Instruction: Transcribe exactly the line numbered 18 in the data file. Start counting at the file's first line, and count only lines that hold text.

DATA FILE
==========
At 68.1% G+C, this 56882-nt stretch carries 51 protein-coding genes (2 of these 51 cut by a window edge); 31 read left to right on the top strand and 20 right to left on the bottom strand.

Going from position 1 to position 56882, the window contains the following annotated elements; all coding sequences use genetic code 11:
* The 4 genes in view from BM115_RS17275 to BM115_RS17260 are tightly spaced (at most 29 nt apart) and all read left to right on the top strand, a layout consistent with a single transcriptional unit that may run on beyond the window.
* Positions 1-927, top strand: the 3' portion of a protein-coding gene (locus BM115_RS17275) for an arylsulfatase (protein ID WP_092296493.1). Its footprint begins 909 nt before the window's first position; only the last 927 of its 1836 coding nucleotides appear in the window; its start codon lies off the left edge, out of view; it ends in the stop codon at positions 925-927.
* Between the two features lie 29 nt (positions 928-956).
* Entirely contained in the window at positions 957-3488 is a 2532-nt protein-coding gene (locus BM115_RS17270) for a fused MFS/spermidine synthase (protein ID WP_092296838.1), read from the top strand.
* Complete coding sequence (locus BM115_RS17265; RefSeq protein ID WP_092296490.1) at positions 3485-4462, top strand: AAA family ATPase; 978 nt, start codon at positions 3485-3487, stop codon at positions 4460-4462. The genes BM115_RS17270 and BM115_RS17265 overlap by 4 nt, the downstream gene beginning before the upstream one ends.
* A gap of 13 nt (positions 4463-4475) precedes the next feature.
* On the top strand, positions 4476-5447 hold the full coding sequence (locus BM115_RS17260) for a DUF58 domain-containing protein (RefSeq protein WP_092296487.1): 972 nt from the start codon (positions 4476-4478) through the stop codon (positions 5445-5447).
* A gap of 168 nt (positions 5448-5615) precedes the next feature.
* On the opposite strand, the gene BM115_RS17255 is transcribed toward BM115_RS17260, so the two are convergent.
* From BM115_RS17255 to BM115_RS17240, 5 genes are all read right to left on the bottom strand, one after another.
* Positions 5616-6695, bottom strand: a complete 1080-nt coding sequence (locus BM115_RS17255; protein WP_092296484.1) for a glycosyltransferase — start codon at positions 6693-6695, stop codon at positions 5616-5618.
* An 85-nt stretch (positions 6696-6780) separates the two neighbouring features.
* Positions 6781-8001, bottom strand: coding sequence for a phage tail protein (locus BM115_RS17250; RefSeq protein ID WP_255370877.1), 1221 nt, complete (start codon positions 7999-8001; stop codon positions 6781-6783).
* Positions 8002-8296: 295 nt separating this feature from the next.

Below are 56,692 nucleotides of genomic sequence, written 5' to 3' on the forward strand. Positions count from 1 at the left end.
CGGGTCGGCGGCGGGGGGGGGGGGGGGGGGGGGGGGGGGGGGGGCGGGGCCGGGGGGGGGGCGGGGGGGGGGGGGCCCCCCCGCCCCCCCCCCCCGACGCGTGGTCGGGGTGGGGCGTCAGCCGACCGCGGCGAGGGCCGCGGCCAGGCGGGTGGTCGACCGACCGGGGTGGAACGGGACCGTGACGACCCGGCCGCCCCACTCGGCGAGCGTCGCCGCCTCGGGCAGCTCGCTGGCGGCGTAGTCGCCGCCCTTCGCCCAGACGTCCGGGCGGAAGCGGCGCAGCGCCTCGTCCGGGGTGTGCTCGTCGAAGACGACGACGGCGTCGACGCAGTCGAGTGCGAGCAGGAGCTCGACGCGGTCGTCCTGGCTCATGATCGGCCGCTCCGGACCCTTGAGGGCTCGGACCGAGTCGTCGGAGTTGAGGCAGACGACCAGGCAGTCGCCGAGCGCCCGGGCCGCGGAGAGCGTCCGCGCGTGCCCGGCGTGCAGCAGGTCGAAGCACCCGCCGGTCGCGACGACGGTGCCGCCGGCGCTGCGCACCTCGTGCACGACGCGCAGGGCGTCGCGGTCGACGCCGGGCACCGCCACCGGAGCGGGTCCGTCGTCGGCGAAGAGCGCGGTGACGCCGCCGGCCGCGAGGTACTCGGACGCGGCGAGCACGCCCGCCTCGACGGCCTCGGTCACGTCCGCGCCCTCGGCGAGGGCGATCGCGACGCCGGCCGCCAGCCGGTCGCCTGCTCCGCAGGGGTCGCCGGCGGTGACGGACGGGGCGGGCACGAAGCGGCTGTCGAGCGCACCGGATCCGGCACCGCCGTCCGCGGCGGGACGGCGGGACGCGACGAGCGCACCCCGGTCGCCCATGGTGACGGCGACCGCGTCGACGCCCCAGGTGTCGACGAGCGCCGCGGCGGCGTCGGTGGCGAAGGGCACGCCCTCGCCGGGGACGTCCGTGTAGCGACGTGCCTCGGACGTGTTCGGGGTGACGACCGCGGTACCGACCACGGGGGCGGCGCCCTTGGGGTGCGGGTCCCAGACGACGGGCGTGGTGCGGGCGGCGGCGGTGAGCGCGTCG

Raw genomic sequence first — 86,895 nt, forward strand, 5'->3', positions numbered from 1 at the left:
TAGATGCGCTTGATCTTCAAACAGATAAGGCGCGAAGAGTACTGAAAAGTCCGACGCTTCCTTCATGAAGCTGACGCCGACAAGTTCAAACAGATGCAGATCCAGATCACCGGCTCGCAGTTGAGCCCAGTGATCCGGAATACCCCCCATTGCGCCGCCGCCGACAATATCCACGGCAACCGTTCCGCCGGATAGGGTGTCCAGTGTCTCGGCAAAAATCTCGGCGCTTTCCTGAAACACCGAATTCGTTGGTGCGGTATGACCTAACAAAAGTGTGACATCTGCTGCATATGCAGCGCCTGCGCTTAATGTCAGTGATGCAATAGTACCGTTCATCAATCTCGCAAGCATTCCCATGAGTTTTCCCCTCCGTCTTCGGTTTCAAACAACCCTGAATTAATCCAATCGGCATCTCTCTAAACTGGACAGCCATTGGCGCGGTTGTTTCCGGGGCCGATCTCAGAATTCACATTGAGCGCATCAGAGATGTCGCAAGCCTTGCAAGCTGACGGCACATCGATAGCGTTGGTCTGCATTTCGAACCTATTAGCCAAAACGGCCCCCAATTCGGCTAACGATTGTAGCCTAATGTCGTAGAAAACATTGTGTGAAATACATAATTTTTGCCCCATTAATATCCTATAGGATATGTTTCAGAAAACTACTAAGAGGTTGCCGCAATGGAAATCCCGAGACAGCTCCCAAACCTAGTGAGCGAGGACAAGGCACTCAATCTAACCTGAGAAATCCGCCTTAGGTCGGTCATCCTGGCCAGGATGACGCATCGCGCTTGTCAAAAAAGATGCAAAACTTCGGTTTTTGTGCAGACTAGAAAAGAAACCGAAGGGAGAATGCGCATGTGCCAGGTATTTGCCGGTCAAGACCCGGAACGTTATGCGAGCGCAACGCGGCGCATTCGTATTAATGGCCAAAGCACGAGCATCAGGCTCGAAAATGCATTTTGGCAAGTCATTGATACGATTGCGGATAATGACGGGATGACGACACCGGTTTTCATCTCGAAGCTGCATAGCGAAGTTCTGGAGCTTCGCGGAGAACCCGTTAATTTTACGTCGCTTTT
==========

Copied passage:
CGGGTCGGCGGCGGGGGGGGGGGGGGGGGGGGGGGGGGGGGGGGCGGGGCCGGGGGGGGGGCGGGGGGGGGGGGGCCCCCCCGCCCCCCCCCCCCGACGCGTGGTCGGGGTGGGGCGTCAGCCGACCGCGGCGAGGGCCGCGGCCAGGCGGGTGGTCGACCGACCGGGGTGGAACGGGACCGTGACGACCCGGCCGCCCCACTCGGCGAGCGTCGCCGCCTCGGGCAGCTCGCTGGCGGCGTAGTCGCCGCCCTTCGCCCAGACGTCCGGGCGGAAGCGGCGCAGCGCCTCGTCCGGGGTGTGCTCGTCGAAGACGACGACGGCGTCGACGCAGTCGAGTGCGAGCAGGAGCTCGACGCGGTCGTCCTGGCTCATGATCGGCCGCTCCGGACCCTTGAGGGCTCGGACCGAGTCGTCGGAGTTGAGGCAGACGACCAGGCAGTCGCCGAGCGCCCGGGCCGCGGAGAGCGTCCGCGCGTGCCCGGCGTGCAGCAGGTCGAAGCACCCGCCGGTCGCGACGACGGTGCCGCCGGCGCTGCGCACCTCGTGCACGACGCGCAGGGCGTCGCGGTCGACGCCGGGCACCGCCACCGGAGCGGGTCCGTCGTCGGCGAAGAGCGCGGTGACGCCGCCGGCCGCGAGGTACTCGGACGCGGCGAGCACGCCCGCCTCGACGGCCTCGGTCACGTCCGCGCCCTCGGCGAGGGCGATCGCGACGCCGGCCGCCAGCCGGTCGCCTGCTCCGCAGGGGTCGCCGGCGGTGACGGACGGGGCGGGCACGAAGCGGCTGTCGAGCGCACCGGATCCGGCACCGCCGTCCGCGGCGGGACGGCGGGACGCGACGAGCGCACCCCGGTCGCCCATGGTGACGGCGACCGCGTCGACGCCCCAGGTGTCGACGAGCGCCGCGGCGGCGTCGGTGGCGAAGGGCACGCCCTCGCCGGGGACGTCCGTGTAGCGACGTGCCTCGGACGTGTTCGGGGTGACGACCGCGGTACCGACCACGGGGGCGGCGCCCTTGGGGTGCGGGTCCCAGACGACGGGCGTGGTGCGGGCGGCGGCGGTGAGCGCGTCG